Funny Girls

For those who don't know Chelsea Handler, she's not just a comedienne. She's also an acclaimed author, producer and late-night show host. Her show, Chelsea Lately, on E! has an audience of nearly 800,000 viewers. She also has her own production company, Borderline Amazing Productions.

Handler is just one of the many women taking the world of comedy by storm, proving that women can be beautiful, smart and funny. There was a misconception even just 20 years ago that women either had to be funny or beautiful; funny women had to fall back on their humor since they didn't have the looks. Critics said these things about Lucille Ball, Carol Burnett and Gilda Radner. But today, in an age when women are proving more than ever that they can have it all, the new era of funny girls seems to possess more than just humor.

Another female comedy powerhouse, Tina Fey, has risen to the top. She found fame as a sketch comic on Saturday Night Live where she served a stint as the show's head writer. After she left SNL, she wrote and acted in the movie Mean Girls which starred Lindsay Lohan as the main character. She's also acted in other movies. Her biggest success has come from the hit show she created, 30 Rock, where she serves as actor, writer and producer. Since airing on NBC in 2007, it has won multiple awards.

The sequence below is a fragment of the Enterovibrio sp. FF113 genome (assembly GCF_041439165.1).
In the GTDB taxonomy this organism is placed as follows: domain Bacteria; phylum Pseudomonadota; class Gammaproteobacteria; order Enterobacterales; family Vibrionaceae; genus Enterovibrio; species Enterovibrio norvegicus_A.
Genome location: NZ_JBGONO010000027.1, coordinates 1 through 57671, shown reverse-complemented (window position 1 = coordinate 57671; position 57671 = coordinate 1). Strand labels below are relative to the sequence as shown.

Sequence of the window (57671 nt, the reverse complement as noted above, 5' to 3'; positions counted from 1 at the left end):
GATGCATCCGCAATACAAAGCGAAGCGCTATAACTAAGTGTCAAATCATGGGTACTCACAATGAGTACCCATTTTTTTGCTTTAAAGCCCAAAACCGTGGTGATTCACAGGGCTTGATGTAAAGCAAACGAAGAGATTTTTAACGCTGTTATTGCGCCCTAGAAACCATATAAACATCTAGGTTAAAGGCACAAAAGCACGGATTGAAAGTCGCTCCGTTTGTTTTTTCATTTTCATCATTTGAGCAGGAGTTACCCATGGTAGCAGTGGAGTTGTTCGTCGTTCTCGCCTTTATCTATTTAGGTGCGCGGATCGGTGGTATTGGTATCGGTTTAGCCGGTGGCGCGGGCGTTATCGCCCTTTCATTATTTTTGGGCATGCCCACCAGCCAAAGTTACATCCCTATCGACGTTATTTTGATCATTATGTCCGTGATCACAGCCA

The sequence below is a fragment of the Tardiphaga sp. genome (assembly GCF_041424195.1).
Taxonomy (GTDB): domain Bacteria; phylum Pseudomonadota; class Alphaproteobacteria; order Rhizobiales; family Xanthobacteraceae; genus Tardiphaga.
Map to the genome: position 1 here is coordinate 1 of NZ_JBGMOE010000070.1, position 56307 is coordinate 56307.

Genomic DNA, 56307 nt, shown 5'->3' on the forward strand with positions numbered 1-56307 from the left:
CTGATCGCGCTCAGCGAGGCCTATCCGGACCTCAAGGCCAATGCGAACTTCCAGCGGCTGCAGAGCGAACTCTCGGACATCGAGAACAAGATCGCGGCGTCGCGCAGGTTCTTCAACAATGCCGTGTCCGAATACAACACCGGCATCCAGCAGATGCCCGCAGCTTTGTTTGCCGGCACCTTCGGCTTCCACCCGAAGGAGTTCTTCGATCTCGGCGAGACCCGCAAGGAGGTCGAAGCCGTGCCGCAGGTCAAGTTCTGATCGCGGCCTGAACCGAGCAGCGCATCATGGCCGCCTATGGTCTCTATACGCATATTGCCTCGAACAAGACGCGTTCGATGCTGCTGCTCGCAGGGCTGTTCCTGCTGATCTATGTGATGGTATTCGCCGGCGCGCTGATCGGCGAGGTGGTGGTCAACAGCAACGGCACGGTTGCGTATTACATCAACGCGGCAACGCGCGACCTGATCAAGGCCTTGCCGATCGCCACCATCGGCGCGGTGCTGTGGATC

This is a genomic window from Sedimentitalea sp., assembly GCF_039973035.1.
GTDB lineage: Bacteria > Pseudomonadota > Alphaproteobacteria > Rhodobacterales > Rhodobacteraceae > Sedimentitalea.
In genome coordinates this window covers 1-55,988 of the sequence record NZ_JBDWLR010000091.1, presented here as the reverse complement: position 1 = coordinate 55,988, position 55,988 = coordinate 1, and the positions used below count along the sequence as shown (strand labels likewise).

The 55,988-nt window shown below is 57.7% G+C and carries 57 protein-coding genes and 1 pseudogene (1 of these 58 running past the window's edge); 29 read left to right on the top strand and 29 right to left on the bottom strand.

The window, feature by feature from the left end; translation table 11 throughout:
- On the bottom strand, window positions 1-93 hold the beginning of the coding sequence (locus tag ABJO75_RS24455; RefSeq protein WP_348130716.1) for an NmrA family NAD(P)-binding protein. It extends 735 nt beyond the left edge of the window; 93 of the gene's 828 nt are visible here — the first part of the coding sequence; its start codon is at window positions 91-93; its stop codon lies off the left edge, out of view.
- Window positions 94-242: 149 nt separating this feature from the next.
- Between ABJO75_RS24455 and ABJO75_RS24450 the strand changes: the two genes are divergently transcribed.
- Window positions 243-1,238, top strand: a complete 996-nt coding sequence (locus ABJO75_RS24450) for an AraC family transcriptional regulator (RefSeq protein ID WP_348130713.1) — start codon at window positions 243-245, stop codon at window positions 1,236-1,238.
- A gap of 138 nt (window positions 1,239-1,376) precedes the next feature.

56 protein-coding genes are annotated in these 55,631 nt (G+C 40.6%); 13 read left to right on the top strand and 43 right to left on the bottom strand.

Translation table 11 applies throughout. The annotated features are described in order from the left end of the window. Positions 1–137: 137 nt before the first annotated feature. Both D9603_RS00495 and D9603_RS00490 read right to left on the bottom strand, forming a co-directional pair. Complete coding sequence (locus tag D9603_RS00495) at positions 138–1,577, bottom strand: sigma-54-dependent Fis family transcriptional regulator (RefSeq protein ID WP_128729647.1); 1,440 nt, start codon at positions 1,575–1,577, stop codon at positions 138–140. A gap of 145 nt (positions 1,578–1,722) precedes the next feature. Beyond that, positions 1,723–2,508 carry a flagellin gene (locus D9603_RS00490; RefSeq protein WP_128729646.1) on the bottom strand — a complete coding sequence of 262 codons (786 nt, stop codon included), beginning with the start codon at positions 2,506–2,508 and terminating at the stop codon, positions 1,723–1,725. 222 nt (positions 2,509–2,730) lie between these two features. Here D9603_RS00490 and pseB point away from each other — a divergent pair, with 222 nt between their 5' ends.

Fey doesn't see herself as the girl who has it all, though. She pictures herself as more a nerd who broke through. In an interview, she said, "Yeah, it's tough being smart and sexy, too. I have to say I'm really not that attractive. Until I met my husband, I could not get a date. I promise you it's true. My husband Jeff Richmond saw a diamond in the rough and took me in."

Many would disagree with Fey regarding her conceptions about her looks. She is obviously a pretty woman with a whole lot of substance. But as many barriers female comedians have broken down, there are still more. Male comedians aren't called out for being attractive and funny; it really doesn't matter if male comedians are attractive or not. Female comedians may finally be considered equals when we stop feeling the need to put the "female" before the comedian.

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